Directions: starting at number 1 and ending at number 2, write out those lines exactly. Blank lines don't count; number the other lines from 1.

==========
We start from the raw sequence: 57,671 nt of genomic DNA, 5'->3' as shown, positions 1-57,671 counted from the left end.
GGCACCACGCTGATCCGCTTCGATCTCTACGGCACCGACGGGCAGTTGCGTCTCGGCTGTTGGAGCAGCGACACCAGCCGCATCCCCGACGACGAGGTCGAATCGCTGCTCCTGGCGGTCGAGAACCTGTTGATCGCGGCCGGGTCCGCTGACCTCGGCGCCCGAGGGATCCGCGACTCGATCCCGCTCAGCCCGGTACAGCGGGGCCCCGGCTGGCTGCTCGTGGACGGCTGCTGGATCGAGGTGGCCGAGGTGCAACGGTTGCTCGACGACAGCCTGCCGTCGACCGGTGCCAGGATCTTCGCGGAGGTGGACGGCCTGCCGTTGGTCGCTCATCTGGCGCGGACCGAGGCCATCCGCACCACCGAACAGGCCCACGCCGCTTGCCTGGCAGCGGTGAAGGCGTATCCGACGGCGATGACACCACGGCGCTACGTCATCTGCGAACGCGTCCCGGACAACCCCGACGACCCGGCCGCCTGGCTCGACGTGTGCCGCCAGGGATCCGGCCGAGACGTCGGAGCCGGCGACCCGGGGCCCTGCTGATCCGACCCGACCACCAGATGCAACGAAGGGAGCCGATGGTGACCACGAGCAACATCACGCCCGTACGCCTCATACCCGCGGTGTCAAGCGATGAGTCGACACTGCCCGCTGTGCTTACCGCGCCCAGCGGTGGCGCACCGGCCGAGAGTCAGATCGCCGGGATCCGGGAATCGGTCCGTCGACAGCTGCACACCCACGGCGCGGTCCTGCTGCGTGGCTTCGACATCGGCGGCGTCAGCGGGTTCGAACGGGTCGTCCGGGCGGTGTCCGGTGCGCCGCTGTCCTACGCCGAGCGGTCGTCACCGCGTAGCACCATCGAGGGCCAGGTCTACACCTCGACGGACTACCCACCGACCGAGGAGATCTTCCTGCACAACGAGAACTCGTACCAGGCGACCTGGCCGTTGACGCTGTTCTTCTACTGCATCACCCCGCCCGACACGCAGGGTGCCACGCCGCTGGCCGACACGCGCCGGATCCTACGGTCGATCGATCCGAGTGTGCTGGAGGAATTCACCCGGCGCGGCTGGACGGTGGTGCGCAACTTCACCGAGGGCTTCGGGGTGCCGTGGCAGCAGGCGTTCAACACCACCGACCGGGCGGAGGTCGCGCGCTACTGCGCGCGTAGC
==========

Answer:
We start from the raw sequence: 57,671 nt of genomic DNA, 5'->3' as shown, positions 1-57,671 counted from the left end.
GGCACCACGCTGATCCGCTTCGATCTCTACGGCACCGACGGGCAGTTGCGTCTCGGCTGTTGGAGCAGCGACACCAGCCGCATCCCCGACGACGAGGTCGAATCGCTGCTCCTGGCGGTCGAGAACCTGTTGATCGCGGCCGGGTCCGCTGACCTCGGCGCCCGAGGGATCCGCGACTCGATCCCGCTCAGCCCGGTACAGCGGGGCCCCGGCTGGCTGCTCGTGGACGGCTGCTGGATCGAGGTGGCCGAGGTGCAACGGTTGCTCGACGACAGCCTGCCGTCGACCGGTGCCAGGATCTTCGCGGAGGTGGACGGCCTGCCGTTGGTCGCTCATCTGGCGCGGACCGAGGCCATCCGCACCACCGAACAGGCCCACGCCGCTTGCCTGGCAGCGGTGAAGGCGTATCCGACGGCGATGACACCACGGCGCTACGTCATCTGCGAACGCGTCCCGGACAACCCCGACGACCCGGCCGCCTGGCTCGACGTGTGCCGCCAGGGATCCGGCCGAGACGTCGGAGCCGGCGACCCGGGGCCCTGCTGATCCGACCCGACCACCAGATGCAACGAAGGGAGCCGATGGTGACCACGAGCAACATCACGCCCGTACGCCTCATACCCGCGGTGTCAAGCGATGAGTCGACACTGCCCGCTGTGCTTACCGCGCCCAGCGGTGGCGCACCGGCCGAGAGTCAGATCGCCGGGATCCGGGAATCGGTCCGTCGACAGCTGCACACCCACGGCGCGGTCCTGCTGCGTGGCTTCGACATCGGCGGCGTCAGCGGGTTCGAACGGGTCGTCCGGGCGGTGTCCGGTGCGCCGCTGTCCTACGCCGAGCGGTCGTCACCGCGTAGCACCATCGAGGGCCAGGTCTACACCTCGACGGACTACCCACCGACCGAGGAGATCTTCCTGCACAACGAGAACTCGTACCAGGCGACCTGGCCGTTGACGCTGTTCTTCTACTGCATCACCCCGCCCGACACGCAGGGTGCCACGCCGCTGGCCGACACGCGCCGGATCCTACGGTCGATCGATCCGAGTGTGCTGGAGGAATTCACCCGGCGCGGCTGGACGGTGGTGCGCAACTTCACCGAGGGCTTCGGGGTGCCGTGGCAGCAGGCGTTCAACACCACCGACCGGGCGGAGGTCGCGCGCTACTGCGCGCGTAGC